CS Lewis’ thought process seems impenetrable. Never will he start on some shaky, unsupported premise and build precariously from there; he lays down the foundation of his argument carefully and elaborately before coming to his bottom line. This intensely systematic methodology is most evident (and, indeed, appreciated) in Lewis’ Mere Christianity, in which he masterfully puts together the case for a “Moral Law” and its intricacies that reigns over all of humanity, but that is often contested. He then goes even further, explaining that for such a thing to exist, there would need to be Something behind it, creating it and planting it in us.
As Lewis points out, an interesting byproduct of this overarching Law is “quarreling”:
Quarreling means trying to show that the other man is in the wrong. And there would be no sense in trying to do that unless you and he had some sort of agreement as to what Right and Wrong are; just as there would be no sense in saying that a footballer had committed a foul unless there was some agreement about the rules of football.
This seems to often be neglected in argument and debate, especially as it pertains to religion. I certainly am guilty of doing so. I remember getting into the middle of an argument between a Jewish friend and a Muslim friend of mine as they fought over the rights women should have in society; my Muslim friend, for example, thought it natural to prohibit women from revealing more than just their faces in public. As the quarreling raged on, I finally attempted to stop the ruckus by throwing in that “It all depends on your culture, anyways.”
What a useless thing to say.
What I had just done was contradicted the whole concept of a universal Right and Wrong. In a way, I had “Bulverized” on behalf of both sides: “You’re right because you adhere to the standards of Judaism, and you’re also right because you adhere to Islam.” Where did that get us? Nowhere. The fact that the two were quarreling in the first place was because they wanted to call on “some kind of Law or Rule of fair play or decent behaviour or morality,” as Lewis puts it, and awaken the other to the fact that they were breaching the boundaries of said Law in this or that way. But simply stating that they were both right by virtue of being from different backgrounds just sent the argument into a circle: “I’m right because I’m right.” They never got closer to the truth of the situation because both had decided that they needed not listen to the other any further. This is the danger of not recognizing that we all quarrel under the same umbrella; we turn off our sensitivity to the other and dismiss their claims as being foreign and completely detached from our own claims. We are basically claiming that the other is a different kind of human being altogether, which certainly does not help to hinder the spread of “racism.”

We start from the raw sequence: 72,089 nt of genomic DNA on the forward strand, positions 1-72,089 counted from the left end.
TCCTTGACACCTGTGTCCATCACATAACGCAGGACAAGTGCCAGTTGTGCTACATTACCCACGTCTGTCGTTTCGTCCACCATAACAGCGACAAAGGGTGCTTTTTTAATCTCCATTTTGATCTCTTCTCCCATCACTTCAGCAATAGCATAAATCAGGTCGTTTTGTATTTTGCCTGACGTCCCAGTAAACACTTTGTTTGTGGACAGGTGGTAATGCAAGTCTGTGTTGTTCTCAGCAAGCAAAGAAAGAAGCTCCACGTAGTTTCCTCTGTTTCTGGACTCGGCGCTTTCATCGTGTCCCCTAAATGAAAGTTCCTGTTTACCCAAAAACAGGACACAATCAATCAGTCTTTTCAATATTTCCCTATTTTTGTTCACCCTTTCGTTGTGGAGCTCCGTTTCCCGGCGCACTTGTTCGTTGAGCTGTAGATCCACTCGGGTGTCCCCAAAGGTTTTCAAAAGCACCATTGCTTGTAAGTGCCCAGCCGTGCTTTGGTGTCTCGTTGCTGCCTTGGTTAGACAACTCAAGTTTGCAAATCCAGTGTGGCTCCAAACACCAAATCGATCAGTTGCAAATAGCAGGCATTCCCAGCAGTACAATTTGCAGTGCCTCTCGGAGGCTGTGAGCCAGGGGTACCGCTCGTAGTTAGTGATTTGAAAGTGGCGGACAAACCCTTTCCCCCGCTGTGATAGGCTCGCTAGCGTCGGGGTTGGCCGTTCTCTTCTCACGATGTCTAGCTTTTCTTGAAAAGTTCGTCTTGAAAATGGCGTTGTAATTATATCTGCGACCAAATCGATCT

Quarreling is surely a good thing, a necessary thing, as it allows us to test our views and values against each other and against the Law; such misguided quarreling, however, leads to dissention and “Bulverism,” and must be called to our attention if we ever wish to work together on finding out more about the One behind the Law.